I have no idea what that means. Does Ugandan law also forbid commenting on the nation’s laws? Or forbid such comment only when it might create prejudice? What sort of prejudice? Is there a perceived risk that a judge applying a law might have been influenced by a random citizen’s opinion of it into making a prejudgement?

    But seriously, I would guess that the person who wrote that is indeed afraid, for the reasons why people living under oppressive regimes usually are afraid of voicing an opinion on touchy subjects. Supporting the law of the land would be the typical safe choice, but in this case, that would be counterproductive to attracting WorldCon voters. So better to say as little as possible.

    “These precedents will help inform Kampcon in planning mitigation measures.”

    A sentence that sounds eerier than might have been intended.

    Kampcon is a hard pass for me.

  17. @John A Arkansawyer

    1) Norman Rockwell was looked down on by other illustrators for painting from photographs. Now it’s a common and accepted practice.

    I don’t think that’s the same thing as using AI to create “art.” There’s a huge difference between an actual artist (trained or untrained) using a photograph before painting something — and someone using prompts to create a picture. Both Rockwell and Boris painted from photographs, and no one would confuse their work (or confuse them from AI).

    There is some debate over whether it’s OK to use some AI tools in creative work. Not everyone is going to be on the same page.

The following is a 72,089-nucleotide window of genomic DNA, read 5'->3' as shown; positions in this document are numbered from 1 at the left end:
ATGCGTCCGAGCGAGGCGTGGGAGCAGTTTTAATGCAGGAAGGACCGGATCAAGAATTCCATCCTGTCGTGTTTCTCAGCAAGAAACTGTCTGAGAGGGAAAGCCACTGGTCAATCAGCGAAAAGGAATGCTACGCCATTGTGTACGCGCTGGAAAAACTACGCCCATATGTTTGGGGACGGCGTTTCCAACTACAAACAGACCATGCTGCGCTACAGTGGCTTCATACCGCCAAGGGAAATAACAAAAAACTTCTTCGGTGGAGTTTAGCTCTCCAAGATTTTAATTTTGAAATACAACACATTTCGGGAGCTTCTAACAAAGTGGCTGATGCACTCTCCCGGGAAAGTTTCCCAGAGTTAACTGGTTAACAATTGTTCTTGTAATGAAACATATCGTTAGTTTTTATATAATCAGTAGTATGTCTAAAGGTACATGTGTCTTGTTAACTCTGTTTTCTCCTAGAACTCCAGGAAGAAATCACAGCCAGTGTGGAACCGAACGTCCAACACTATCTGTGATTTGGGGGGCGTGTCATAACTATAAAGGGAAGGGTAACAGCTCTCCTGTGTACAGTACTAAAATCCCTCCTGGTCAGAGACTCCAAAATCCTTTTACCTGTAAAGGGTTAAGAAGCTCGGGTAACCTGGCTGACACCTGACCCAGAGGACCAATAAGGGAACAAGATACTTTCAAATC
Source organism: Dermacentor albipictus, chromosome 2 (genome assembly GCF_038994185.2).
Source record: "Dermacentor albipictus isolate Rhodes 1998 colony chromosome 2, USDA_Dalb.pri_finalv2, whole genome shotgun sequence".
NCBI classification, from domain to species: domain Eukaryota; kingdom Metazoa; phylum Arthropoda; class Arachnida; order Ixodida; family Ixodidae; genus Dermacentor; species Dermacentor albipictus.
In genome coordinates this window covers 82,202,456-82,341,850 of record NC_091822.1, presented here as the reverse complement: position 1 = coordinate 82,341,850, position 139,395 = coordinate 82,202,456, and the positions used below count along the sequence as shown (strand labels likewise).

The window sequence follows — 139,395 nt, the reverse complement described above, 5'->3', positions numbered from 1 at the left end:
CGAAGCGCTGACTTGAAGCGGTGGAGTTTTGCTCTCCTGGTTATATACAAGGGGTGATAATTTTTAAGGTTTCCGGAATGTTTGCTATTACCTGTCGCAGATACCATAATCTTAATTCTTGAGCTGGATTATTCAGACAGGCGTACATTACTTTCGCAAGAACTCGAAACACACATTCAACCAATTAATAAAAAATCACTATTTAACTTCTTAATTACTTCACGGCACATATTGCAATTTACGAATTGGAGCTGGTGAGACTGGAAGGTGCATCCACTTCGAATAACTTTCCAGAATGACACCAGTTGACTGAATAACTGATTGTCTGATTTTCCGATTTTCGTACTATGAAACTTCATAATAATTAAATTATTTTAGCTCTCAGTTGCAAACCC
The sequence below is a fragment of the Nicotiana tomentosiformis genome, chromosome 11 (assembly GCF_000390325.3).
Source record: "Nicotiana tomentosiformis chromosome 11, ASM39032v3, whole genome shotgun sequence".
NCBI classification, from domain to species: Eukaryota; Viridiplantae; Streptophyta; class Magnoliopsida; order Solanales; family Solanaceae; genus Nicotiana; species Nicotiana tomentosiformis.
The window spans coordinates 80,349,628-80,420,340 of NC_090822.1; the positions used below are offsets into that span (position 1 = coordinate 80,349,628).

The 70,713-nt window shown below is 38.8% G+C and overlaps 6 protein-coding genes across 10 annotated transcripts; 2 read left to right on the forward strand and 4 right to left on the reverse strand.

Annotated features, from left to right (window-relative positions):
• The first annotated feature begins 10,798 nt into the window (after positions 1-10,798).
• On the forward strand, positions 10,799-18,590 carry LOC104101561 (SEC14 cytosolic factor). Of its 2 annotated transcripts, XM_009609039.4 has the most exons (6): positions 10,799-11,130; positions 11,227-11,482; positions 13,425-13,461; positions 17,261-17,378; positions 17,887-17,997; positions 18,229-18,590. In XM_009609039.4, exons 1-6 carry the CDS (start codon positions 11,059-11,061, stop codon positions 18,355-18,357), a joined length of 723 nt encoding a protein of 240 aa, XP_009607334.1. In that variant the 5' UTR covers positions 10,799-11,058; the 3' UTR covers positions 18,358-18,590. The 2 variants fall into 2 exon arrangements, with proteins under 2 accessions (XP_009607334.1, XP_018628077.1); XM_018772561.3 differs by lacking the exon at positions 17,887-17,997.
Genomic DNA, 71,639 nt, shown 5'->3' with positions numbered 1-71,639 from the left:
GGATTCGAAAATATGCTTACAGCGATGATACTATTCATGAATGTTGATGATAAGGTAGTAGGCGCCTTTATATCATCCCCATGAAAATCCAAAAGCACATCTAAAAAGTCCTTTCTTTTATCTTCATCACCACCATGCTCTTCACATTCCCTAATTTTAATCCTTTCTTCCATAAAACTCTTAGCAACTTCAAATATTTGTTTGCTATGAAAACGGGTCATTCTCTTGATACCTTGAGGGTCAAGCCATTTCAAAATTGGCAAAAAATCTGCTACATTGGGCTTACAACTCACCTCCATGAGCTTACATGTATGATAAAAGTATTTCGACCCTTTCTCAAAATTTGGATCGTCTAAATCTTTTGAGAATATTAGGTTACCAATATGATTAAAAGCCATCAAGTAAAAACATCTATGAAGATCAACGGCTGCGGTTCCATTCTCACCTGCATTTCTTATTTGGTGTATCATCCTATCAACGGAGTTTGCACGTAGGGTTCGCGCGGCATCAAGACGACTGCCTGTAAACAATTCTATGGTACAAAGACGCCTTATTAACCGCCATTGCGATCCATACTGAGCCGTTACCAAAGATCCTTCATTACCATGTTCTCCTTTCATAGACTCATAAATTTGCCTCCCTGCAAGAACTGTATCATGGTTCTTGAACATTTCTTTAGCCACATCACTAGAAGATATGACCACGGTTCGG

I don’t know much about art tools, so I’ll bring this to writing. Most people agree that it’s OK to use Grammarly when writing, even though that uses AI. (After all, most writers ignore — and even laugh at — many of the suggestions because they know their language well enough to ignore them.)

    The debate gets trickier when people talk about using AI for writing prompts. Let alone using AI to generate actual text. Besides, I’ve seen some of the text created by AI — surely it’s easier to write the text yourself than to waste time editing that stuff.

  18. Trade between the two nations totaled over $1 billion in 2017, and I believe has not decreased by much.

    And Chinese companies have contributed to the building of infrastructure in Uganda. China also owns about 20% of Uganda’s debt (Roughly $1.6 billion.)

    Of course Chengdu was successful!

    “Soft Power” anybody?

    And you wanna bet the corporation that co-opted the 2023 Worldcon won’t help any Ugandan Worldcon?

    For some minor considerations, of course.

  19. Ed Green said;

    Trade between the two nations totaled…

    Perhaps had I not had a senior moment and led with “Uganda is dependent on staying in China’s good graces.” My post might have made a tad more sense.